Solution to the Dispersion Equation: Re=11,500, We =7000, and ρ g / ρ l = 6.25*10 -4 Stability curves for We from 7000 to 30000 Increasing We All the coefficients were kept fixed except the Weber number. Critical conditions were reached asymptotically. Stability curves were obtained for increasingly high Weber numbers. The trends of the most amplified disturbance were noted.
Asymptotic trend of the peak growth rate vs. We for Re=25000 Asymptote reached The Weber numbers have been increased upto one hundred million - large enough to approximate supercritical cases. Five different gas-to-injectant density ratios have been plotted separately, and all of them show a similar trend. The wave numbers increase very steeply up to Weber numbers of about 100000, and then gradually reach an asymptote after We=1000000. Since this wave number corresponds to an extremely small value of the disturbance wavelength, it indicates that in supercritical conditions, the jet is unstable to very small perturbations in the flow. Linear Stability Analysis
Summary A study of a jet at supercritical conditions injected into subcritical and supercritical chamber conditions was undertaken using PLIF. The laser intensity loss through the jet was taken into account. In the case of a supercritical jet injected into a subcritical environment, droplets were observed to form at beyond 10 jet diameters downstream of the injector at lower chamber temperatures. In the case of a supercritical jet injected into a supercritical environment, the jet surface exhibited complete supercritical behavior with no formation of droplets noted and resembled gas-gas mixing. The core length values were found to remain unaffected with density ratios ranging from 0.01 to 0.12 and was found to be 11.5 jet diameters. A model was found for the jet spreading angles which predicted that the angle was proportional to the square-root of the chamber-to-injectant density ratio, following a curve midway between the models of Dimotakis and Reitz for turbulent, gaseous, subsonic, mixing layers and diesel sprays respectively.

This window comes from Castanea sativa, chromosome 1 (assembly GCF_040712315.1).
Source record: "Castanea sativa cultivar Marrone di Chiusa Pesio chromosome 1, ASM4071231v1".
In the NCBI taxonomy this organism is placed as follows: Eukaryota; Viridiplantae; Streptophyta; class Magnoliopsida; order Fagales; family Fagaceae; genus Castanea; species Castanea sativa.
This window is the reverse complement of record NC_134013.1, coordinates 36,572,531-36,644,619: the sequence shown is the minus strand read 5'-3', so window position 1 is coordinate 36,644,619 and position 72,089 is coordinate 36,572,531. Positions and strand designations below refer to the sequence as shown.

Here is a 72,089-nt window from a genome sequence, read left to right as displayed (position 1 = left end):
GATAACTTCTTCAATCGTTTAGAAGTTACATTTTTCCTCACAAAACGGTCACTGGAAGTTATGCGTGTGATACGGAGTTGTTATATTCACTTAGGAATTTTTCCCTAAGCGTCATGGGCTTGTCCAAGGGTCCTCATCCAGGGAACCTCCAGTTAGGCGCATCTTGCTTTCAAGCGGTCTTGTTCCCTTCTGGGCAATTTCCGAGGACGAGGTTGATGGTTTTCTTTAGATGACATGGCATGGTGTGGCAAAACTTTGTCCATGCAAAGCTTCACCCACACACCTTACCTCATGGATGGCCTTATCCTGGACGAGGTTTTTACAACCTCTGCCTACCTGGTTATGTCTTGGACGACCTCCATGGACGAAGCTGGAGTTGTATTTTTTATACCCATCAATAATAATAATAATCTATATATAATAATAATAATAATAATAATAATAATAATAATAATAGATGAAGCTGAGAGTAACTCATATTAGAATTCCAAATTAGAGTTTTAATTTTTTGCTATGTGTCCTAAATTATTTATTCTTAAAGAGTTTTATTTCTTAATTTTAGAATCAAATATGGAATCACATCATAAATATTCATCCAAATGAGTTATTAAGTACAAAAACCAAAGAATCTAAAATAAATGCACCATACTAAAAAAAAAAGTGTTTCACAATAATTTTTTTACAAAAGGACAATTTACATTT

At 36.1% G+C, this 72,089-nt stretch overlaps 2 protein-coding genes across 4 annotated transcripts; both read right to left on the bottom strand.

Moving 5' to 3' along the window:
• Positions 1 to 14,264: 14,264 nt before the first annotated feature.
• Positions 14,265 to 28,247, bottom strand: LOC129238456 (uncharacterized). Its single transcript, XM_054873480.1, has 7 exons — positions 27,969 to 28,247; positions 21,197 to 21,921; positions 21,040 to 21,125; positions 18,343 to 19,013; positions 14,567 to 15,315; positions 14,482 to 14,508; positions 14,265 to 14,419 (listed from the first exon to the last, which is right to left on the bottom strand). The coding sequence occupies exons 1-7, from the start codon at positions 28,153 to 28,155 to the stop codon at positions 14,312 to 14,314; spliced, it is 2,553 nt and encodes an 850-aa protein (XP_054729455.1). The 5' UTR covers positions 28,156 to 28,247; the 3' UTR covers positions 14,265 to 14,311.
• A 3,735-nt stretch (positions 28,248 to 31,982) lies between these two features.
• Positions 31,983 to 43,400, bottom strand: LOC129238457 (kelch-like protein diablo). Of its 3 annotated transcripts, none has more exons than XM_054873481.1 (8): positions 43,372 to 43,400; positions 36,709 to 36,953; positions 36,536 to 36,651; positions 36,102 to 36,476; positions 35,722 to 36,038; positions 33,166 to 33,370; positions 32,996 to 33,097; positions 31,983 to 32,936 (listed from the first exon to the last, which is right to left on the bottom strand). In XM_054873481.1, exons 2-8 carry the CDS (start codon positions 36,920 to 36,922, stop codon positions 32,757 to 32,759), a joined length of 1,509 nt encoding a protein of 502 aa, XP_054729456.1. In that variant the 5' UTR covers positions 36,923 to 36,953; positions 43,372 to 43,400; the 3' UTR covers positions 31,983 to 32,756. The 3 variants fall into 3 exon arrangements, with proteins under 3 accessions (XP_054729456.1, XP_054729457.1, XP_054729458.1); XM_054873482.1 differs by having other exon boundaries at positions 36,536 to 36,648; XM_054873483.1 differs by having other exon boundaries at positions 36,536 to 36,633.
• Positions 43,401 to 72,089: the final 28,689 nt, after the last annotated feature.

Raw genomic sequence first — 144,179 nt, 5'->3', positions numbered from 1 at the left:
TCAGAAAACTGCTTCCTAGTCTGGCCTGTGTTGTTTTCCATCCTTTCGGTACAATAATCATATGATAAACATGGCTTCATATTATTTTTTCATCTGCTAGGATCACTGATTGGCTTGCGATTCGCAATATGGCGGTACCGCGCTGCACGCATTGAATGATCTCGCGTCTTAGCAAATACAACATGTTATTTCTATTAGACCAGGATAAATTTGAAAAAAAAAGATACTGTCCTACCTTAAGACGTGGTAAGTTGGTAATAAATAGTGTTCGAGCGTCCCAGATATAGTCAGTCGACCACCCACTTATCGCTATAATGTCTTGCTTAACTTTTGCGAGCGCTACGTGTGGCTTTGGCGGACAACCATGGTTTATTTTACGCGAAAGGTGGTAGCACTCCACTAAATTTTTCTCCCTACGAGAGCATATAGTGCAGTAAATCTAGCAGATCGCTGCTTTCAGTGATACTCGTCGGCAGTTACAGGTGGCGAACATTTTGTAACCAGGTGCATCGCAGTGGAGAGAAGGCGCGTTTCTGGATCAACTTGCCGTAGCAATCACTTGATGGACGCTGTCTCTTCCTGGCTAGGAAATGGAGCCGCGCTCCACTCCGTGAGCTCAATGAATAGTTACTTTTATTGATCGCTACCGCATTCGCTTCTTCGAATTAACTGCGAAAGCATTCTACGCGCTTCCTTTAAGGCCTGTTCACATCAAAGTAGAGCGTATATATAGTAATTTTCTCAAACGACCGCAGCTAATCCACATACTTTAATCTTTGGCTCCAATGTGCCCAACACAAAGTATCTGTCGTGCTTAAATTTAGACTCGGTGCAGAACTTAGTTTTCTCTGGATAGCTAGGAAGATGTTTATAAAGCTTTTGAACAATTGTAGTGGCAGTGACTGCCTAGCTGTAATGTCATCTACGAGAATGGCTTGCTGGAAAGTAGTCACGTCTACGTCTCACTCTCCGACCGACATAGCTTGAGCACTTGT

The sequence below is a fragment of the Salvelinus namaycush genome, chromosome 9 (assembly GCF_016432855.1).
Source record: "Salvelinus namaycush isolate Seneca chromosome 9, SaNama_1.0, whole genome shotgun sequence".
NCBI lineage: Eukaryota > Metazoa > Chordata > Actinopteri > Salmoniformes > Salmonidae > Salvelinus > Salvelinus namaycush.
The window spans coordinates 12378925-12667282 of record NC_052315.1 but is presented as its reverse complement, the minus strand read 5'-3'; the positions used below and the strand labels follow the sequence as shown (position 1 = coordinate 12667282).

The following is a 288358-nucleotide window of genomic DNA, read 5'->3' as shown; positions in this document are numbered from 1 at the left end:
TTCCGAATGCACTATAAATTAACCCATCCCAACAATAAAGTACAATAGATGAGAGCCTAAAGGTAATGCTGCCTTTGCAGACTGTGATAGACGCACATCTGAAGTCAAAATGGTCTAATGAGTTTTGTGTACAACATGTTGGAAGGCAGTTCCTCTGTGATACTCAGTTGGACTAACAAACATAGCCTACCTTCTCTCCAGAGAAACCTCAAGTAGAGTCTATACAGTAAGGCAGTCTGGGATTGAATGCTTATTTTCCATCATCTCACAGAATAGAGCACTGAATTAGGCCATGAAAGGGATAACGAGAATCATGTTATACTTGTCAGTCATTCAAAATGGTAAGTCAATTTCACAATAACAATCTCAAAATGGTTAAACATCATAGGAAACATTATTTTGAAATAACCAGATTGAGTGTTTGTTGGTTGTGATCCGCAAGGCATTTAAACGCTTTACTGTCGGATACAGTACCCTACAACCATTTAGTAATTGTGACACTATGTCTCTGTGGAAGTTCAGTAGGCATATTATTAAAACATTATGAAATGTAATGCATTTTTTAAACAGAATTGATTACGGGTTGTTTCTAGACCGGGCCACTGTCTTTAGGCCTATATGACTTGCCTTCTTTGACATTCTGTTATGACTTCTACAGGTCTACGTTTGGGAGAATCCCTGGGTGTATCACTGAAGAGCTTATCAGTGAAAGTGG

Laser Sheet Correction Fluorescence intensity dependence with vapor density A region very close to the window was examined where the laser sheet has not been attenuated by absorption (x=0). The plot shows a weak second-order dependence of the fluorescence signal with the vapor density. Near and above the critical point, non- linearities start to become important (Tran et. al. 2008).